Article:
This wasn’t supposed to happen.
Cheap natural gas was supposed to be the answer to our dependence on dirty old coal. But now, it seems, coal is making a comeback. The bitter winter, the coldest in 30 years, has pushed natural gas prices to some of their highest levels in four years, and that has made coal attractive to utilities again.
Electric companies are generating more than 4.5 million megawatt hours a day using coal, the most since 2011, Bloomberg reported, citing government data. As a result, coal’s share of power production rose to more than 40 percent from 39 percent last year.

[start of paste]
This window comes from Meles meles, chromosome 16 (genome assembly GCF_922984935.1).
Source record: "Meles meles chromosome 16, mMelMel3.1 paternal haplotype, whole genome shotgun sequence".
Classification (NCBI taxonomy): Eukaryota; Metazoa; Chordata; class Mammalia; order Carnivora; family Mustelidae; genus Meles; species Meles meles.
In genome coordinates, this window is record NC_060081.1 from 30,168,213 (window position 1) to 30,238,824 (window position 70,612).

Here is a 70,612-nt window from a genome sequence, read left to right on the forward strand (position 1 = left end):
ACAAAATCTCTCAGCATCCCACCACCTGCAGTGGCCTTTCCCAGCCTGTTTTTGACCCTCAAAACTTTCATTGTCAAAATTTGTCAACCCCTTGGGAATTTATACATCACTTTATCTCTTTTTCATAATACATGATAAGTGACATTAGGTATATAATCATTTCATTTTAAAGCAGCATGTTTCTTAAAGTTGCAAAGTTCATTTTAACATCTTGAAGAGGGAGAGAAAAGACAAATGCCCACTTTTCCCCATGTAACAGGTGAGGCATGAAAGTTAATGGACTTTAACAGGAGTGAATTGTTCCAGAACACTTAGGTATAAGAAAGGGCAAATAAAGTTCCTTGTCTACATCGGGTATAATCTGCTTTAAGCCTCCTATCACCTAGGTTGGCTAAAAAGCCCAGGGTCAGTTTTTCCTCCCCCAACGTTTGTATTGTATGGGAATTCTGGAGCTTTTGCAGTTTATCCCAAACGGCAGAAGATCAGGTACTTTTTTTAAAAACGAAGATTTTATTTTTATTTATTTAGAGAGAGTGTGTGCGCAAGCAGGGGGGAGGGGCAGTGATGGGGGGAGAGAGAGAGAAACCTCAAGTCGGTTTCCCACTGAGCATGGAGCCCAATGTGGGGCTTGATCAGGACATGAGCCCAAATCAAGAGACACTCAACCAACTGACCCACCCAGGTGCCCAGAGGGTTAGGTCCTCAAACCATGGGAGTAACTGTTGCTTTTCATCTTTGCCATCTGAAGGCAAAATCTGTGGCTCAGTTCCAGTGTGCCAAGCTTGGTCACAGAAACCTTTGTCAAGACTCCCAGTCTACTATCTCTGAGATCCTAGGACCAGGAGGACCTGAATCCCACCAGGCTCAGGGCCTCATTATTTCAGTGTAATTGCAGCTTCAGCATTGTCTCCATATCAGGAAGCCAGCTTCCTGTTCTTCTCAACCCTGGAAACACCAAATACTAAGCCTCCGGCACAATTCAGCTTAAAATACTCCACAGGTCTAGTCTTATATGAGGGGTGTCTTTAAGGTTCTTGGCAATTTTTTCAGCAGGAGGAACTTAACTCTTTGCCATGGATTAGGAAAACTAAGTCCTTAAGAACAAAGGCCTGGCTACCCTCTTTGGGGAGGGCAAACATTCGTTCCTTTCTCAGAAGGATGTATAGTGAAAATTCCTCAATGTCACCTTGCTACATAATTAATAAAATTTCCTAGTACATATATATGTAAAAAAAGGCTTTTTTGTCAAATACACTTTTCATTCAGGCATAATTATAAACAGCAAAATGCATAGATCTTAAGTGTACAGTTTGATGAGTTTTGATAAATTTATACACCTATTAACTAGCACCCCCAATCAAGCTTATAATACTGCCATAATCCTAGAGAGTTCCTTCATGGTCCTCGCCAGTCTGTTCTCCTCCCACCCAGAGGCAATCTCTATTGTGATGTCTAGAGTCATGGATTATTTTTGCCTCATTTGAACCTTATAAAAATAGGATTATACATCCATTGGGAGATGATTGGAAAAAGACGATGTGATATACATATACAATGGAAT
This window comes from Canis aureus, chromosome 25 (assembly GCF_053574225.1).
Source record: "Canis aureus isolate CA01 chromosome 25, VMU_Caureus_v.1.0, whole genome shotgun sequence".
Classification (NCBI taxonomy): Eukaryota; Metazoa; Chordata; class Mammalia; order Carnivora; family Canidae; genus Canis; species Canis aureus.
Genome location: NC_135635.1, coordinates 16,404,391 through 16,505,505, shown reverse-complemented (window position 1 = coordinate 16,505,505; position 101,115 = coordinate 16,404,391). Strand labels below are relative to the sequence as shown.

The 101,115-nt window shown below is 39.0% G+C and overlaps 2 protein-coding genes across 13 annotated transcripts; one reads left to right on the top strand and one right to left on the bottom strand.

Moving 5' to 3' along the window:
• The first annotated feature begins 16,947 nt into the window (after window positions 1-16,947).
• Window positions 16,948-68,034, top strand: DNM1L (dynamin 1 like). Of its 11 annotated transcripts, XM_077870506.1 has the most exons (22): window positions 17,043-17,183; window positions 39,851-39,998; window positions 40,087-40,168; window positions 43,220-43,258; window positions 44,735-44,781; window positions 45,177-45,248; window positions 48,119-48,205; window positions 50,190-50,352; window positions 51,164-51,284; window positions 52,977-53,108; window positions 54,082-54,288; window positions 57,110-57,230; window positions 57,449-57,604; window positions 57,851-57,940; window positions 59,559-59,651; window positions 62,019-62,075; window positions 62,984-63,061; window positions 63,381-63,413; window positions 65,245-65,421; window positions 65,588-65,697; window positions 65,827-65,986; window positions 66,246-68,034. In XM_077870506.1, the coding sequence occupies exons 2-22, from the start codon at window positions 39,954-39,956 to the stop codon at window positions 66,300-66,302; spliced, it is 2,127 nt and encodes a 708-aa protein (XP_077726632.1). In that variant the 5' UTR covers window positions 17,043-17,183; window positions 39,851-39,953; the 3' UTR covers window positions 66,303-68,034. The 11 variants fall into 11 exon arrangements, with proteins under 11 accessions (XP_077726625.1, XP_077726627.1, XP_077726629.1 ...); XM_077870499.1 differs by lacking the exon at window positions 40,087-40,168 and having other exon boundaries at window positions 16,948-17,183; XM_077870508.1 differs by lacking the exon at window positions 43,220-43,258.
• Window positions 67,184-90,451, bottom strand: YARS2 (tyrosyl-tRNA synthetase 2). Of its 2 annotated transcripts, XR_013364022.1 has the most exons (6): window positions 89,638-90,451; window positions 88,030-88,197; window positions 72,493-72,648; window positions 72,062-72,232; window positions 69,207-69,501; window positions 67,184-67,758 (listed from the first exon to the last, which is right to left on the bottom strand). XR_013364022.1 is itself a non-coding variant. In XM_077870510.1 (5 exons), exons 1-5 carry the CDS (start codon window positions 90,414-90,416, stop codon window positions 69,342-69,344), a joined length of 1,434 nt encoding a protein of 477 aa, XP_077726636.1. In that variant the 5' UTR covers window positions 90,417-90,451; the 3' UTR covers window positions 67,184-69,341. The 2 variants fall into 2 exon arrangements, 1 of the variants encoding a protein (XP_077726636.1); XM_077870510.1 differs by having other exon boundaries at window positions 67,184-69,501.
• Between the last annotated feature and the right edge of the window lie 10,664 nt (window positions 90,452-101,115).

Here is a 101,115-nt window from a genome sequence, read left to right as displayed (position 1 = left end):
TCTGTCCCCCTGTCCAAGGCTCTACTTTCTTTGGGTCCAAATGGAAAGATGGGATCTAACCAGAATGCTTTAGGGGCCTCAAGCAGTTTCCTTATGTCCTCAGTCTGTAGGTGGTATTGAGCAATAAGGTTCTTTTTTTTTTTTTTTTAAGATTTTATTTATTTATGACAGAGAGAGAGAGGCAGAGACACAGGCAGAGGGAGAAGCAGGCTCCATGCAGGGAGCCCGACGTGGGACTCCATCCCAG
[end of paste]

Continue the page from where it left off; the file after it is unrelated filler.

Cheap and abundant natural gas supplies from the hydraulic fracturing boom had made natural gas a cheaper and cleaner alternative to coal for the past several years. Economics, though, had to catch up at some point. With demand for gas rising this winter, pushing prices as high as $5.56 per million British thermal units at the end of January, coal is looking more attractive.